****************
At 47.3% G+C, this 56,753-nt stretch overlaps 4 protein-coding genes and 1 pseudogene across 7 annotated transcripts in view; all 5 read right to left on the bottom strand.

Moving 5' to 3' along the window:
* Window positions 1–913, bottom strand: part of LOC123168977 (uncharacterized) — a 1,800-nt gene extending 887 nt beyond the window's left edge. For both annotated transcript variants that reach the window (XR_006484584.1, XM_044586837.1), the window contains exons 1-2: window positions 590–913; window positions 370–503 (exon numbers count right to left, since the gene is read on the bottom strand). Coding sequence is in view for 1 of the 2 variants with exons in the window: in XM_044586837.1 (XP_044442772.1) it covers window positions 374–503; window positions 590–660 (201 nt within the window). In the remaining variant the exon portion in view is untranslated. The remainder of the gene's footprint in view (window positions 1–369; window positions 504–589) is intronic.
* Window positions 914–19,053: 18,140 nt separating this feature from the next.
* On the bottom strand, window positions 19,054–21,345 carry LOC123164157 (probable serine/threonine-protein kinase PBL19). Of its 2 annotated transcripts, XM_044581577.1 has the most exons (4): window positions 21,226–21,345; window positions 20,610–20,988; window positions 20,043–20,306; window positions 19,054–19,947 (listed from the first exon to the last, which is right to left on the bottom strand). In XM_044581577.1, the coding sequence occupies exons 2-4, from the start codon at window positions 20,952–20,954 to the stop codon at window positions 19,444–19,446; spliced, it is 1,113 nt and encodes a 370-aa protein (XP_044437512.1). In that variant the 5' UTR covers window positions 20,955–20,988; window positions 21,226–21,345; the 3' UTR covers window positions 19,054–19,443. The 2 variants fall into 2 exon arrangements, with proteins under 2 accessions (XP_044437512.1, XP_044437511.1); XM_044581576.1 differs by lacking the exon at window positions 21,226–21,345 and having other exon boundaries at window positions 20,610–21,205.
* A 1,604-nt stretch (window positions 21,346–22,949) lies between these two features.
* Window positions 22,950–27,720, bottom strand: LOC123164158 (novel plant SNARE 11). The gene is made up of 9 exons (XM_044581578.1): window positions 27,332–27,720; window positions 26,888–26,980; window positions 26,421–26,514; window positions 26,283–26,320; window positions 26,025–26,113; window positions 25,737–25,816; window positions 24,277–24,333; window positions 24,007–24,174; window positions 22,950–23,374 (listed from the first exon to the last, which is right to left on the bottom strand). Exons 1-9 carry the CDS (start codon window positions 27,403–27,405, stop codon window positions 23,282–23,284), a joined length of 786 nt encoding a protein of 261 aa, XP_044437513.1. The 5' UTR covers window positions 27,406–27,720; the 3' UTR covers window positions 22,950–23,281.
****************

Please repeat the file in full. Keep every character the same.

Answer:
At 47.3% G+C, this 56,753-nt stretch overlaps 4 protein-coding genes and 1 pseudogene across 7 annotated transcripts in view; all 5 read right to left on the bottom strand.

Moving 5' to 3' along the window:
* Window positions 1–913, bottom strand: part of LOC123168977 (uncharacterized) — a 1,800-nt gene extending 887 nt beyond the window's left edge. For both annotated transcript variants that reach the window (XR_006484584.1, XM_044586837.1), the window contains exons 1-2: window positions 590–913; window positions 370–503 (exon numbers count right to left, since the gene is read on the bottom strand). Coding sequence is in view for 1 of the 2 variants with exons in the window: in XM_044586837.1 (XP_044442772.1) it covers window positions 374–503; window positions 590–660 (201 nt within the window). In the remaining variant the exon portion in view is untranslated. The remainder of the gene's footprint in view (window positions 1–369; window positions 504–589) is intronic.
* Window positions 914–19,053: 18,140 nt separating this feature from the next.
* On the bottom strand, window positions 19,054–21,345 carry LOC123164157 (probable serine/threonine-protein kinase PBL19). Of its 2 annotated transcripts, XM_044581577.1 has the most exons (4): window positions 21,226–21,345; window positions 20,610–20,988; window positions 20,043–20,306; window positions 19,054–19,947 (listed from the first exon to the last, which is right to left on the bottom strand). In XM_044581577.1, the coding sequence occupies exons 2-4, from the start codon at window positions 20,952–20,954 to the stop codon at window positions 19,444–19,446; spliced, it is 1,113 nt and encodes a 370-aa protein (XP_044437512.1). In that variant the 5' UTR covers window positions 20,955–20,988; window positions 21,226–21,345; the 3' UTR covers window positions 19,054–19,443. The 2 variants fall into 2 exon arrangements, with proteins under 2 accessions (XP_044437512.1, XP_044437511.1); XM_044581576.1 differs by lacking the exon at window positions 21,226–21,345 and having other exon boundaries at window positions 20,610–21,205.
* A 1,604-nt stretch (window positions 21,346–22,949) lies between these two features.
* Window positions 22,950–27,720, bottom strand: LOC123164158 (novel plant SNARE 11). The gene is made up of 9 exons (XM_044581578.1): window positions 27,332–27,720; window positions 26,888–26,980; window positions 26,421–26,514; window positions 26,283–26,320; window positions 26,025–26,113; window positions 25,737–25,816; window positions 24,277–24,333; window positions 24,007–24,174; window positions 22,950–23,374 (listed from the first exon to the last, which is right to left on the bottom strand). Exons 1-9 carry the CDS (start codon window positions 27,403–27,405, stop codon window positions 23,282–23,284), a joined length of 786 nt encoding a protein of 261 aa, XP_044437513.1. The 5' UTR covers window positions 27,406–27,720; the 3' UTR covers window positions 22,950–23,281.